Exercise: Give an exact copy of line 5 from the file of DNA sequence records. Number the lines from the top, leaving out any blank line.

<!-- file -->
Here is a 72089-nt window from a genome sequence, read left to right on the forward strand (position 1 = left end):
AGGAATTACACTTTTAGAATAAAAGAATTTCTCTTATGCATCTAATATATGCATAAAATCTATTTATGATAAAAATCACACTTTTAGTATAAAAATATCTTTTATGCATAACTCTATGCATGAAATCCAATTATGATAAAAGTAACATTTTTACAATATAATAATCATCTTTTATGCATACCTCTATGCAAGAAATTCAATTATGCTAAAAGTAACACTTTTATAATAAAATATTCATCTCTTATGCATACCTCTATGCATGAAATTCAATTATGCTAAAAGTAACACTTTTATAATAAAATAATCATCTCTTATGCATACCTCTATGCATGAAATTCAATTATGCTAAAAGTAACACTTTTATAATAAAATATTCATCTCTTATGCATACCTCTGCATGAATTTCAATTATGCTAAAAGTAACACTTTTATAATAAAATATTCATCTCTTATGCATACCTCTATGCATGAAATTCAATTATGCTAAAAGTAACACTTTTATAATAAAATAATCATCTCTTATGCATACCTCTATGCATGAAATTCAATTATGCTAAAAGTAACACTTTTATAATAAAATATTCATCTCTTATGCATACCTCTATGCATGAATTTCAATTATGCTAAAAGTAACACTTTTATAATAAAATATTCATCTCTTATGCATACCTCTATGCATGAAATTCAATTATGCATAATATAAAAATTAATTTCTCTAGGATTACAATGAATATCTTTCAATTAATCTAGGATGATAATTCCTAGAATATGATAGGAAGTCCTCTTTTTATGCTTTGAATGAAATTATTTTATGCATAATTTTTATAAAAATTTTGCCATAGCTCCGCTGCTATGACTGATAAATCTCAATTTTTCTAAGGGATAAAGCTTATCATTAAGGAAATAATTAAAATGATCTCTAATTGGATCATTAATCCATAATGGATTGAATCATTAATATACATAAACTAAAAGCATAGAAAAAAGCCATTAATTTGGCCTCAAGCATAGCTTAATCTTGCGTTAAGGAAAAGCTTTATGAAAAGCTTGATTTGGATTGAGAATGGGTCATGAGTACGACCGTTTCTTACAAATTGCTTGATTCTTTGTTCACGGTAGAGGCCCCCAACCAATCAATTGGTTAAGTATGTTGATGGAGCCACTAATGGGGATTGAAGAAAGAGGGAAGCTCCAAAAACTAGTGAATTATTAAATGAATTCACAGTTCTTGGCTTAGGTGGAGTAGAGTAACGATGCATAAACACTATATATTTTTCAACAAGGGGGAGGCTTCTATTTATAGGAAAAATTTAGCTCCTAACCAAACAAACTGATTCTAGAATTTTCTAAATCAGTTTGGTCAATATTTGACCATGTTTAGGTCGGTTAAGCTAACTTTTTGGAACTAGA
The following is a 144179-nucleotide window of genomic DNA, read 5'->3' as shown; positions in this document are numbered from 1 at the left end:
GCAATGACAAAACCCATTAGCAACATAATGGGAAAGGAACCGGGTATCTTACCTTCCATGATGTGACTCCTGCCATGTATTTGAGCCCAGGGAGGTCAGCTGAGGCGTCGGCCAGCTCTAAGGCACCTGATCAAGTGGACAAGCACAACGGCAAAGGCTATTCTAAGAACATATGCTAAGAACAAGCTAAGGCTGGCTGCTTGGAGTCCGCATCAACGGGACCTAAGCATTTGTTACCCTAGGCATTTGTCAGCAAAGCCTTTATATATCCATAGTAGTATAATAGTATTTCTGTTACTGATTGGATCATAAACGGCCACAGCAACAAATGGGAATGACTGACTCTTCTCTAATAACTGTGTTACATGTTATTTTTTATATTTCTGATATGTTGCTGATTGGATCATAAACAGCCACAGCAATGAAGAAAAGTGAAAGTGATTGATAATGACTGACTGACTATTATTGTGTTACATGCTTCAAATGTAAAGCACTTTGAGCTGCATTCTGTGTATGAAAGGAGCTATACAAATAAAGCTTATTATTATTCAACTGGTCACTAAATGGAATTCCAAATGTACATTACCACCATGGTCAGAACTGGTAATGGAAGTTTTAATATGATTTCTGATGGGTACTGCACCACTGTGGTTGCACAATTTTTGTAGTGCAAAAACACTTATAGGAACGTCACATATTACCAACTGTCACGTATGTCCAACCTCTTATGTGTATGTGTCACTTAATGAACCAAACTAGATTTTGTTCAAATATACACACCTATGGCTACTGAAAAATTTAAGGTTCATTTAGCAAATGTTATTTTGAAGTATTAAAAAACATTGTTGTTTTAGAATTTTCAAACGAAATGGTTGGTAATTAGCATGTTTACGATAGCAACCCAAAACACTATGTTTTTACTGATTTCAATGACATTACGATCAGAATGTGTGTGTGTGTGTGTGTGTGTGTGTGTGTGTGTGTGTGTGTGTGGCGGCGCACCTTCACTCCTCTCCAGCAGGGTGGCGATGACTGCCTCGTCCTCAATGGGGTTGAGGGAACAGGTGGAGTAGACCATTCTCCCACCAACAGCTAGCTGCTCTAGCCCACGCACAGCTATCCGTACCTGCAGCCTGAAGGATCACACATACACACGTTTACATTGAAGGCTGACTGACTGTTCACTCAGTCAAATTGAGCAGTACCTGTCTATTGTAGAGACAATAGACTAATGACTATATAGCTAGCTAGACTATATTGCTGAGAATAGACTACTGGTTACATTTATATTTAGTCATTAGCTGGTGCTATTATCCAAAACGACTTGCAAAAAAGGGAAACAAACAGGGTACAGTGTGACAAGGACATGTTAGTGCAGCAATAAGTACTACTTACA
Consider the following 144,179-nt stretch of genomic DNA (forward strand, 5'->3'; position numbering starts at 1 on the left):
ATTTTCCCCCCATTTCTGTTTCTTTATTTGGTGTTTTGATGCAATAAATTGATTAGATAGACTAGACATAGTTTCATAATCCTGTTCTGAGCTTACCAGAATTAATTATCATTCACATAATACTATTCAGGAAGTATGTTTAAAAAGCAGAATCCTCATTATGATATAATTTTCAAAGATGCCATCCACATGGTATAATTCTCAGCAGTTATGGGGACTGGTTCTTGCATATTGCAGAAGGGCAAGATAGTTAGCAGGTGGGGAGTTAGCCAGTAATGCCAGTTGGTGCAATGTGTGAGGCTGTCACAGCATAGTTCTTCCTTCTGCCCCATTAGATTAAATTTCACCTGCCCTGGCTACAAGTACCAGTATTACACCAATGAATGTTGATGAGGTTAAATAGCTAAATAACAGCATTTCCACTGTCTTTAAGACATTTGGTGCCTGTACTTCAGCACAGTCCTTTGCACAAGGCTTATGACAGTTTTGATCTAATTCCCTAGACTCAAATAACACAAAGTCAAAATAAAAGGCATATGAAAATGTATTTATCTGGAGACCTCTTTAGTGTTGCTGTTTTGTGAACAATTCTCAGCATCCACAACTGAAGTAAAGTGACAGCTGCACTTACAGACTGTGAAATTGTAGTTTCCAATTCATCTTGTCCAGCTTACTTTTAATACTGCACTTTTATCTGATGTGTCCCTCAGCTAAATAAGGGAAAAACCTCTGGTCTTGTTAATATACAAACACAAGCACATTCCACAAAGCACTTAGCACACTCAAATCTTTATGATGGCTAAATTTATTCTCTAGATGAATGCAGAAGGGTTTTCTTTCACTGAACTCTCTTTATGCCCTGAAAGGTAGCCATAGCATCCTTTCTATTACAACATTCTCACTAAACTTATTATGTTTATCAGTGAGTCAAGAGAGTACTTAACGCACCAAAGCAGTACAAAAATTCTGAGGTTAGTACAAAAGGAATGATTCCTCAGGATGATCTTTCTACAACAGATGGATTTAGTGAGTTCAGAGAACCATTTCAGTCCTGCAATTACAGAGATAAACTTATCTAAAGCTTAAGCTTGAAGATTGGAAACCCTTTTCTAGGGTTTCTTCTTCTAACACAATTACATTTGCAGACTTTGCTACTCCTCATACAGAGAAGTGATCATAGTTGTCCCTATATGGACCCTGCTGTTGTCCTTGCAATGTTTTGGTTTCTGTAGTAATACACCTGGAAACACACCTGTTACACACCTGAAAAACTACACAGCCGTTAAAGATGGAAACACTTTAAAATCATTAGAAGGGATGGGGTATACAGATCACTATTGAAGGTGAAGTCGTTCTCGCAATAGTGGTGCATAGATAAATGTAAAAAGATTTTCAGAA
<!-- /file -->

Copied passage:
Consider the following 144,179-nt stretch of genomic DNA (forward strand, 5'->3'; position numbering starts at 1 on the left):